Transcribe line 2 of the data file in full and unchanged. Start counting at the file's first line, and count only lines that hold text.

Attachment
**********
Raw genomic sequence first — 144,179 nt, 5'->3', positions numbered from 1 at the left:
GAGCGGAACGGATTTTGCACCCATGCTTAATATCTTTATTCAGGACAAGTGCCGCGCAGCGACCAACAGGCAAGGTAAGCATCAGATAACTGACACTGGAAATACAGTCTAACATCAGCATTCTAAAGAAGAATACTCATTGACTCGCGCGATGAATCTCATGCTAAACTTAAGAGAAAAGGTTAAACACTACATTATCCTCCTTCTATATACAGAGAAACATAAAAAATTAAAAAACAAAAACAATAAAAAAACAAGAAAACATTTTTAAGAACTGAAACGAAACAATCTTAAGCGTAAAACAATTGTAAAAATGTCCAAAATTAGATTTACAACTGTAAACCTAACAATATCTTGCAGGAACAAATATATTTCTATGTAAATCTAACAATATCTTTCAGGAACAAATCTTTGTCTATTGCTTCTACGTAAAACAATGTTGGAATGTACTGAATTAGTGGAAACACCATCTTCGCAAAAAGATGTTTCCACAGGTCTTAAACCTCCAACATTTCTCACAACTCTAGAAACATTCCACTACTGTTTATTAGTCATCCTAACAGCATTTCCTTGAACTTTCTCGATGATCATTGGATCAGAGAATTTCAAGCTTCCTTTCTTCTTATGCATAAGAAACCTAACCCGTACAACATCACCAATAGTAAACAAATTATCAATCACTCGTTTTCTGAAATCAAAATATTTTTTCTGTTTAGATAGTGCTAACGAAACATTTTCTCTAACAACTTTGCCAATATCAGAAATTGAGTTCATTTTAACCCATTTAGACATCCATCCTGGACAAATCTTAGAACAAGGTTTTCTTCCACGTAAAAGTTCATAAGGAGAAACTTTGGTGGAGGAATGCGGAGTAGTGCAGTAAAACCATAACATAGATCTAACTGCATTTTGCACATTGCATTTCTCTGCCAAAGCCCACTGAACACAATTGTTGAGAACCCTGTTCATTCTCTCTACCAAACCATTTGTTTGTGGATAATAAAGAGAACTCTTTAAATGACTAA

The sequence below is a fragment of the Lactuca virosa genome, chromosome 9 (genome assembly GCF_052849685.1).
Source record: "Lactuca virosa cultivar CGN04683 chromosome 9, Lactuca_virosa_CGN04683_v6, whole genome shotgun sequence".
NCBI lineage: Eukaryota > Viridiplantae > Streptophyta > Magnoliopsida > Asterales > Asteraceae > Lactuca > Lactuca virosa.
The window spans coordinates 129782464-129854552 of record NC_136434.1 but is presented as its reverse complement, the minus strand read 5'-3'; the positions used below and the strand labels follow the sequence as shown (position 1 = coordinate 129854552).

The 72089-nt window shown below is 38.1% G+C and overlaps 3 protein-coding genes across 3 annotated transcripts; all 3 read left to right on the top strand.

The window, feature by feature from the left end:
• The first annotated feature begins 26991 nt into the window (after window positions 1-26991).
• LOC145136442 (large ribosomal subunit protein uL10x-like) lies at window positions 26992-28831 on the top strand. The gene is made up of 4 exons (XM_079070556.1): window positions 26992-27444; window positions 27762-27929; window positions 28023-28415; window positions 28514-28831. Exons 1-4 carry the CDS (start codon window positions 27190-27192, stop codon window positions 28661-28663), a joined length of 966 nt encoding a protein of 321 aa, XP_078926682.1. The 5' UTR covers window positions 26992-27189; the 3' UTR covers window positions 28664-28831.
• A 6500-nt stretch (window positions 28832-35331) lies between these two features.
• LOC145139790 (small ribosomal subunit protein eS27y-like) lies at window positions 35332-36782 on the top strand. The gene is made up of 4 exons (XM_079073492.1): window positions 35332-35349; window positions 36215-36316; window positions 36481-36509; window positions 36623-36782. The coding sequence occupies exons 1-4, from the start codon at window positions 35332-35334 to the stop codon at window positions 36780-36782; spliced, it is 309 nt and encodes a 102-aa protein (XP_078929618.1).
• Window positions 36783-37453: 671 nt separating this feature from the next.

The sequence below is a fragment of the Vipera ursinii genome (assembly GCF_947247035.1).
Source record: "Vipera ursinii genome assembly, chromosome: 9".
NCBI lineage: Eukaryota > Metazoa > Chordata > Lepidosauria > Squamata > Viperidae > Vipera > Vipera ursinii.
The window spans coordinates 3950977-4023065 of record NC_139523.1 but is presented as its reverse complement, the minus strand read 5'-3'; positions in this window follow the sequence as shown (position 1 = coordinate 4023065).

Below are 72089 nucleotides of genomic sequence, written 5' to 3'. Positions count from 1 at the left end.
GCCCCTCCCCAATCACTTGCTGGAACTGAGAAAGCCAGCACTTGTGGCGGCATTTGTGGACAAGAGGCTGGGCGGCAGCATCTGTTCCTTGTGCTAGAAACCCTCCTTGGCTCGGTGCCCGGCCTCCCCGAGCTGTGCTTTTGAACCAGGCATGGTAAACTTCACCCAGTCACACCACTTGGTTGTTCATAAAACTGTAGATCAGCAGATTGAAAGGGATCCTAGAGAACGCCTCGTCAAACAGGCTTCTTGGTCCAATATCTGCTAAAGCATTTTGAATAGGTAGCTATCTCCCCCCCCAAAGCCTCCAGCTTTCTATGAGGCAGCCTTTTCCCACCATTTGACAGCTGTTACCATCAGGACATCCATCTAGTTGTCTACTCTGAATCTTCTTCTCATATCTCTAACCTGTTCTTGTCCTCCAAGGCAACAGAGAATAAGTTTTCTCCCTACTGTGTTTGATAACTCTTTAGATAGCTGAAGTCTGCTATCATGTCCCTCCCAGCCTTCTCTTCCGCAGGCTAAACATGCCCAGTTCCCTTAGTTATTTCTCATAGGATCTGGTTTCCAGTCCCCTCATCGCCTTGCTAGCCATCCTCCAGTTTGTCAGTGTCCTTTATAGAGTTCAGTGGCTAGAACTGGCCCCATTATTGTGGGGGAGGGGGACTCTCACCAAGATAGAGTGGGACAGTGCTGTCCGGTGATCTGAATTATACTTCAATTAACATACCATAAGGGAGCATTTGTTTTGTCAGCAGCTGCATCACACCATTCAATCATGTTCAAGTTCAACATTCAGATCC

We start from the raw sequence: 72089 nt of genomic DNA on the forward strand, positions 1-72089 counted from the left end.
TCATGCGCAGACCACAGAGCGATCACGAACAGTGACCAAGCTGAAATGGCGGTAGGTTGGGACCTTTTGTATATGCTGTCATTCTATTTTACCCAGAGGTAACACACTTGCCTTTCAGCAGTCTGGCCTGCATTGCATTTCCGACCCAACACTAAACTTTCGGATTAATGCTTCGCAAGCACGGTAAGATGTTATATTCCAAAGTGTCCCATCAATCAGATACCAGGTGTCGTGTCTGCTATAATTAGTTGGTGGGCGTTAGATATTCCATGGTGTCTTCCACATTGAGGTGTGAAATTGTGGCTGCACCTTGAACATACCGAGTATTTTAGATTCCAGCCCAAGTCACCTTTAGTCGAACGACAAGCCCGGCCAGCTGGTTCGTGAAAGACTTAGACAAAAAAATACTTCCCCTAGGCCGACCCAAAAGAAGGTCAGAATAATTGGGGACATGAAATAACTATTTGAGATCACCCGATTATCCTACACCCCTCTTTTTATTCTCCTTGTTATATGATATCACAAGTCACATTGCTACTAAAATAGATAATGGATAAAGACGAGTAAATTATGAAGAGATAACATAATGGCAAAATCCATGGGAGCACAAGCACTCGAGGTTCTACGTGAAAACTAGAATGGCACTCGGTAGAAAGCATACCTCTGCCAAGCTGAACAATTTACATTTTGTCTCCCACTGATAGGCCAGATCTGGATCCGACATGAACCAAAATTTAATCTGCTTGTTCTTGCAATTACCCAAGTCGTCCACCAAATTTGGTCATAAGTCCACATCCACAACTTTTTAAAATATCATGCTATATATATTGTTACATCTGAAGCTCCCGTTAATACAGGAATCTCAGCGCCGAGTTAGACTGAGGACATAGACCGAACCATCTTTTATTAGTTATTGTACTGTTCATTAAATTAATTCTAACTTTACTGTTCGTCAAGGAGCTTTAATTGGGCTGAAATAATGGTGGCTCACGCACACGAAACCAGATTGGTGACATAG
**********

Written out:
GAGCGGAACGGATTTTGCACCCATGCTTAATATCTTTATTCAGGACAAGTGCCGCGCAGCGACCAACAGGCAAGGTAAGCATCAGATAACTGACACTGGAAATACAGTCTAACATCAGCATTCTAAAGAAGAATACTCATTGACTCGCGCGATGAATCTCATGCTAAACTTAAGAGAAAAGGTTAAACACTACATTATCCTCCTTCTATATACAGAGAAACATAAAAAATTAAAAAACAAAAACAATAAAAAAACAAGAAAACATTTTTAAGAACTGAAACGAAACAATCTTAAGCGTAAAACAATTGTAAAAATGTCCAAAATTAGATTTACAACTGTAAACCTAACAATATCTTGCAGGAACAAATATATTTCTATGTAAATCTAACAATATCTTTCAGGAACAAATCTTTGTCTATTGCTTCTACGTAAAACAATGTTGGAATGTACTGAATTAGTGGAAACACCATCTTCGCAAAAAGATGTTTCCACAGGTCTTAAACCTCCAACATTTCTCACAACTCTAGAAACATTCCACTACTGTTTATTAGTCATCCTAACAGCATTTCCTTGAACTTTCTCGATGATCATTGGATCAGAGAATTTCAAGCTTCCTTTCTTCTTATGCATAAGAAACCTAACCCGTACAACATCACCAATAGTAAACAAATTATCAATCACTCGTTTTCTGAAATCAAAATATTTTTTCTGTTTAGATAGTGCTAACGAAACATTTTCTCTAACAACTTTGCCAATATCAGAAATTGAGTTCATTTTAACCCATTTAGACATCCATCCTGGACAAATCTTAGAACAAGGTTTTCTTCCACGTAAAAGTTCATAAGGAGAAACTTTGGTGGAGGAATGCGGAGTAGTGCAGTAAAACCATAACATAGATCTAACTGCATTTTGCACATTGCATTTCTCTGCCAAAGCCCACTGAACACAATTGTTGAGAACCCTGTTCATTCTCTCTACCAAACCATTTGTTTGTGGATAATAAAGAGAACTCTTTAAATGACTAA